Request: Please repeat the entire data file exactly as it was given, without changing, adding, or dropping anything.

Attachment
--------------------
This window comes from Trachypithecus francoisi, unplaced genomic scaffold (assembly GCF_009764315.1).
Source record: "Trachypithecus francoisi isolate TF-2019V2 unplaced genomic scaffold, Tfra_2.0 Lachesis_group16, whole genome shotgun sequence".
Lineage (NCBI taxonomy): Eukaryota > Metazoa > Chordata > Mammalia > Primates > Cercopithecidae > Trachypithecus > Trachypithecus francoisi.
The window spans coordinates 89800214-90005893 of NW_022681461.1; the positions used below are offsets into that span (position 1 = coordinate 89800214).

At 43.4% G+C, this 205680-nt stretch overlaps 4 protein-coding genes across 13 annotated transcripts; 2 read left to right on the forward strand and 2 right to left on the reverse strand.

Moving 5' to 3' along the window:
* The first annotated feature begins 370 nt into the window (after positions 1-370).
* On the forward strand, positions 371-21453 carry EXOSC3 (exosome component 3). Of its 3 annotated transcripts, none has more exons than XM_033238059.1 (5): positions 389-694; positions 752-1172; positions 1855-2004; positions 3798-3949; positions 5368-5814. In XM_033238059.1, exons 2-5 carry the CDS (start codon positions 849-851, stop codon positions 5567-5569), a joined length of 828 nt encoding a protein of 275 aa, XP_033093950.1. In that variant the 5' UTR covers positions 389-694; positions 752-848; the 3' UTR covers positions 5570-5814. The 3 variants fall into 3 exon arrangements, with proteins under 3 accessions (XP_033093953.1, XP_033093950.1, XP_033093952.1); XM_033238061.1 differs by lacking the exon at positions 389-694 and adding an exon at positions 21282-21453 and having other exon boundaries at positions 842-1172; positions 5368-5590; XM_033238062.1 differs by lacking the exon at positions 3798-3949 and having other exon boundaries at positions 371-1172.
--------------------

This window comes from Trachypithecus francoisi, unplaced genomic scaffold (assembly GCF_009764315.1).
Source record: "Trachypithecus francoisi isolate TF-2019V2 unplaced genomic scaffold, Tfra_2.0 Lachesis_group16, whole genome shotgun sequence".
Lineage (NCBI taxonomy): Eukaryota > Metazoa > Chordata > Mammalia > Primates > Cercopithecidae > Trachypithecus > Trachypithecus francoisi.
The window spans coordinates 89800214-90005893 of NW_022681461.1; the positions used below are offsets into that span (position 1 = coordinate 89800214).

At 43.4% G+C, this 205680-nt stretch overlaps 4 protein-coding genes across 13 annotated transcripts; 2 read left to right on the forward strand and 2 right to left on the reverse strand.

Moving 5' to 3' along the window:
* The first annotated feature begins 370 nt into the window (after positions 1-370).
* On the forward strand, positions 371-21453 carry EXOSC3 (exosome component 3). Of its 3 annotated transcripts, none has more exons than XM_033238059.1 (5): positions 389-694; positions 752-1172; positions 1855-2004; positions 3798-3949; positions 5368-5814. In XM_033238059.1, exons 2-5 carry the CDS (start codon positions 849-851, stop codon positions 5567-5569), a joined length of 828 nt encoding a protein of 275 aa, XP_033093950.1. In that variant the 5' UTR covers positions 389-694; positions 752-848; the 3' UTR covers positions 5570-5814. The 3 variants fall into 3 exon arrangements, with proteins under 3 accessions (XP_033093953.1, XP_033093950.1, XP_033093952.1); XM_033238061.1 differs by lacking the exon at positions 389-694 and adding an exon at positions 21282-21453 and having other exon boundaries at positions 842-1172; positions 5368-5590; XM_033238062.1 differs by lacking the exon at positions 3798-3949 and having other exon boundaries at positions 371-1172.